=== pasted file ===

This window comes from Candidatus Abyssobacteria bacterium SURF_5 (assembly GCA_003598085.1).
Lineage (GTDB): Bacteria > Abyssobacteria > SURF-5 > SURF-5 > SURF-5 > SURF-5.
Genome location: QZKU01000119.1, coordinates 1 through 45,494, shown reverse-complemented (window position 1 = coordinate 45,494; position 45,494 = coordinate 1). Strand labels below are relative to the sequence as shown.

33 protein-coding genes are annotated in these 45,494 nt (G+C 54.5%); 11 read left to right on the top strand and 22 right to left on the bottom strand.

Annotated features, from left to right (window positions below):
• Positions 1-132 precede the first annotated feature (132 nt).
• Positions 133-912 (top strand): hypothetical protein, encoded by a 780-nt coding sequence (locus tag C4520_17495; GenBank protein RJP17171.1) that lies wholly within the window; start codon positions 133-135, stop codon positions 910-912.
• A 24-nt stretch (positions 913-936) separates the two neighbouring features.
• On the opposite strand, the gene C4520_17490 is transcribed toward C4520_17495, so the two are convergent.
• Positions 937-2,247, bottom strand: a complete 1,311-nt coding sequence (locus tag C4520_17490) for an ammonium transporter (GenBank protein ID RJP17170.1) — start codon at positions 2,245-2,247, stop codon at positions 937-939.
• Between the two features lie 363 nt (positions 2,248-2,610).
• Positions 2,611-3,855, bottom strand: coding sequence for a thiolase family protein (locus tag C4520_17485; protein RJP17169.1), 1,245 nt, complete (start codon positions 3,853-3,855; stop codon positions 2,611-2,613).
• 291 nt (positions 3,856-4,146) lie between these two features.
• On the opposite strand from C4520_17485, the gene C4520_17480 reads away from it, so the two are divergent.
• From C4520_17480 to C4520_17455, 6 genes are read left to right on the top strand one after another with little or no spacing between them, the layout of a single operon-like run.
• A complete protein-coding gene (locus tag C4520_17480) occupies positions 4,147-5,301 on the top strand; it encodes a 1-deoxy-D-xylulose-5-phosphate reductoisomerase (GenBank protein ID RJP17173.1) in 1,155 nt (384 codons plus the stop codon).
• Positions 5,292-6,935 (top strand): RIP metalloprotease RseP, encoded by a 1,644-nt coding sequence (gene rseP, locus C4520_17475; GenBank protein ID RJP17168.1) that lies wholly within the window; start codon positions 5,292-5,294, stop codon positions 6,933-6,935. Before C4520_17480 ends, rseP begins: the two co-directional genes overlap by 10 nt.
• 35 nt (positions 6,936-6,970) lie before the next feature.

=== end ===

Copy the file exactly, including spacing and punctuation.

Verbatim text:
This window comes from Candidatus Abyssobacteria bacterium SURF_5 (assembly GCA_003598085.1).
Lineage (GTDB): Bacteria > Abyssobacteria > SURF-5 > SURF-5 > SURF-5 > SURF-5.
Genome location: QZKU01000119.1, coordinates 1 through 45,494, shown reverse-complemented (window position 1 = coordinate 45,494; position 45,494 = coordinate 1). Strand labels below are relative to the sequence as shown.

33 protein-coding genes are annotated in these 45,494 nt (G+C 54.5%); 11 read left to right on the top strand and 22 right to left on the bottom strand.

Annotated features, from left to right (window positions below):
• Positions 1-132 precede the first annotated feature (132 nt).
• Positions 133-912 (top strand): hypothetical protein, encoded by a 780-nt coding sequence (locus tag C4520_17495; GenBank protein RJP17171.1) that lies wholly within the window; start codon positions 133-135, stop codon positions 910-912.
• A 24-nt stretch (positions 913-936) separates the two neighbouring features.
• On the opposite strand, the gene C4520_17490 is transcribed toward C4520_17495, so the two are convergent.
• Positions 937-2,247, bottom strand: a complete 1,311-nt coding sequence (locus tag C4520_17490) for an ammonium transporter (GenBank protein ID RJP17170.1) — start codon at positions 2,245-2,247, stop codon at positions 937-939.
• Between the two features lie 363 nt (positions 2,248-2,610).
• Positions 2,611-3,855, bottom strand: coding sequence for a thiolase family protein (locus tag C4520_17485; protein RJP17169.1), 1,245 nt, complete (start codon positions 3,853-3,855; stop codon positions 2,611-2,613).
• 291 nt (positions 3,856-4,146) lie between these two features.
• On the opposite strand from C4520_17485, the gene C4520_17480 reads away from it, so the two are divergent.
• From C4520_17480 to C4520_17455, 6 genes are read left to right on the top strand one after another with little or no spacing between them, the layout of a single operon-like run.
• A complete protein-coding gene (locus tag C4520_17480) occupies positions 4,147-5,301 on the top strand; it encodes a 1-deoxy-D-xylulose-5-phosphate reductoisomerase (GenBank protein ID RJP17173.1) in 1,155 nt (384 codons plus the stop codon).
• Positions 5,292-6,935 (top strand): RIP metalloprotease RseP, encoded by a 1,644-nt coding sequence (gene rseP, locus C4520_17475; GenBank protein ID RJP17168.1) that lies wholly within the window; start codon positions 5,292-5,294, stop codon positions 6,933-6,935. Before C4520_17480 ends, rseP begins: the two co-directional genes overlap by 10 nt.
• 35 nt (positions 6,936-6,970) lie before the next feature.